The Challenges of NT-proBNP Testing in HFpEF

Shooting Arrows in the Wind

James L. Januzzi, JR, MD; Peder L. Myhre, MD, PHD

Disclosures

JACC Heart Fail. 2020;8(5):382-385. 

In This Article

Abstract and Introduction

Introduction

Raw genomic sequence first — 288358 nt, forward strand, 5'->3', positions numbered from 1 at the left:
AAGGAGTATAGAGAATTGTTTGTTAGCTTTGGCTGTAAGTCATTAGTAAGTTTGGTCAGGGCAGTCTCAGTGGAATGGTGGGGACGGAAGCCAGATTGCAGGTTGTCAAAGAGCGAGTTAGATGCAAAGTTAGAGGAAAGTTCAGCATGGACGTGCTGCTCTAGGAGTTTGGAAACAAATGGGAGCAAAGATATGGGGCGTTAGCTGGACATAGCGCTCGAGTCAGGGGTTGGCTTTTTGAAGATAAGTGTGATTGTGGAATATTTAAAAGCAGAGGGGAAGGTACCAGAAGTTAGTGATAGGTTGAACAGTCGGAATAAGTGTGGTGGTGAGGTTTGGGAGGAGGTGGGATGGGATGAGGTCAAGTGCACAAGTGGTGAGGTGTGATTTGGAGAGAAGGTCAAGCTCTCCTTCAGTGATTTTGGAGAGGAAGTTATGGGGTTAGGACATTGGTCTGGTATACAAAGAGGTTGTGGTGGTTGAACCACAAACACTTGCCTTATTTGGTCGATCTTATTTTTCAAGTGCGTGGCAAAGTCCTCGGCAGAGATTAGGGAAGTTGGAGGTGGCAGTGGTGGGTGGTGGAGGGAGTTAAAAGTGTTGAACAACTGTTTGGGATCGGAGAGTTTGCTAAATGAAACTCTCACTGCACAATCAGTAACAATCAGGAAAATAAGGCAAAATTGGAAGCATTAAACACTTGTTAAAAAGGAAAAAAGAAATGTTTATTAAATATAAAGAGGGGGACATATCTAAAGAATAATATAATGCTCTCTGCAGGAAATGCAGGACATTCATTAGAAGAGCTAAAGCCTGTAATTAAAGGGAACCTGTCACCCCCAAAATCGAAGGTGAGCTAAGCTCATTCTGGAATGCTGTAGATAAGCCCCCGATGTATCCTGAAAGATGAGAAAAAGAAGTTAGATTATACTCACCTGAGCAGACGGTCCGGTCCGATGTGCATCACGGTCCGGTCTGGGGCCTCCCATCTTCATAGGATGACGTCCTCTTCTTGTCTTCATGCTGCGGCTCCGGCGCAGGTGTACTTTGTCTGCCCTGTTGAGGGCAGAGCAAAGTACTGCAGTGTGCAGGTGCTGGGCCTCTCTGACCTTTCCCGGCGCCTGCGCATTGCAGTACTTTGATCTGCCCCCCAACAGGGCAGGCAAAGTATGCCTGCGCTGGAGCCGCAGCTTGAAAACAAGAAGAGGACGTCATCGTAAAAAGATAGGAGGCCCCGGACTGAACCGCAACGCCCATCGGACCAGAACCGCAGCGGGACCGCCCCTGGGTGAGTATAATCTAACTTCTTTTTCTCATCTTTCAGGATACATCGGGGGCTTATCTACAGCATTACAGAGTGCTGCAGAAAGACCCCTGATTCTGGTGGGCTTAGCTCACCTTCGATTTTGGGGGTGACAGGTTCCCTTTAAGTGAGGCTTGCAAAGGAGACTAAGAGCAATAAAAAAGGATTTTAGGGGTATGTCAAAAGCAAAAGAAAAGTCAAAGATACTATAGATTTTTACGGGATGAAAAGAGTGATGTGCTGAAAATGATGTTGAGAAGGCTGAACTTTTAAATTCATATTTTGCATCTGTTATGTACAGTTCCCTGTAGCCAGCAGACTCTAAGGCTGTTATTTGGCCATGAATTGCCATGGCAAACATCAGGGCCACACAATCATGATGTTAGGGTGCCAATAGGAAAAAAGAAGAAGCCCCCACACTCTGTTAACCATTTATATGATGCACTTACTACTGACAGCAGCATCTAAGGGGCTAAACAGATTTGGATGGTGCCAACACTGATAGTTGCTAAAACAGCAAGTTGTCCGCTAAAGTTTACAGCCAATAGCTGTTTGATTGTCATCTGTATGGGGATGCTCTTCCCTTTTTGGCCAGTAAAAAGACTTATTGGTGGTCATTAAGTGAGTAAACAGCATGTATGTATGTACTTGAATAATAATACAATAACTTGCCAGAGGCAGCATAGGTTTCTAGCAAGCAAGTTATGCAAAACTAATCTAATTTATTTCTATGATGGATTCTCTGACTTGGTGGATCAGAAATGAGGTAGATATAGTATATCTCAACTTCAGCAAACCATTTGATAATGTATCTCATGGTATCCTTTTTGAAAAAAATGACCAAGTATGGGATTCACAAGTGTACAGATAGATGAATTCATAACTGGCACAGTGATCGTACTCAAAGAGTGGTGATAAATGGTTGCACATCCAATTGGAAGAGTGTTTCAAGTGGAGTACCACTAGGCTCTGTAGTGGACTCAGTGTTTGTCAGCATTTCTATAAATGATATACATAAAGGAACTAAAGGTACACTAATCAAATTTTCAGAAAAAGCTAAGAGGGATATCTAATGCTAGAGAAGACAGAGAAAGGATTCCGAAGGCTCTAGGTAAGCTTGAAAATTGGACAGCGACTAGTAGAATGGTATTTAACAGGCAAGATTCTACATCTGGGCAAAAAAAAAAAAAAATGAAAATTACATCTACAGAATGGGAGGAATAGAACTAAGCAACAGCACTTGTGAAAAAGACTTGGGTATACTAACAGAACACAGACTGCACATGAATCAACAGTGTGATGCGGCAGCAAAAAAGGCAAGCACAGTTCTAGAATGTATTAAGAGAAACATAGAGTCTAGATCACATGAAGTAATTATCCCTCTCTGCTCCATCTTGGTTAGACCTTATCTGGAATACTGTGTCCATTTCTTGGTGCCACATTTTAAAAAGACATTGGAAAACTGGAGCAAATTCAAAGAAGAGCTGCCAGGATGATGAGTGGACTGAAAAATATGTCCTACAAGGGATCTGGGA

The diagnosis of heart failure (HF) and preserved left ventricular ejection fraction (LVEF) (HFpEF) represents a major challenge for clinicians and clinical trialists alike. In contrast to HF with reduced LVEF (HFrEF), there are no definite echocardiographic parameters for HFpEF, and a gold standard clinical definition for the syndrome is debated. With the introduction of testing for B-type natriuretic peptide (BNP) and its N-terminal equivalent (NT-proBNP) came the hope that a circulating biomarker might assist in the evaluation and management of HFpEF. Indeed, these markers play an important role every day in clinical evaluation of patients for their diagnostic and prognostic importance, and natriuretic peptides (NPs) are now widely used in trials of the diagnosis: following the TOPCAT (Treatment of Preserved Cardiac Function Heart Failure With an Aldosterone Antagonist Trial) experiences, it was realized that significant differences in baseline risk may occur when allowing optional enrollment through either NP testing or HF hospitalization.[1] Thus, recent randomized controlled trials in HFpEF now require elevation of NPs to be enrolled. There are indubitable advantages to this approach, both for improving the diagnostic specificity and to enrich risk. However, there are a several caveats that must be discussed.

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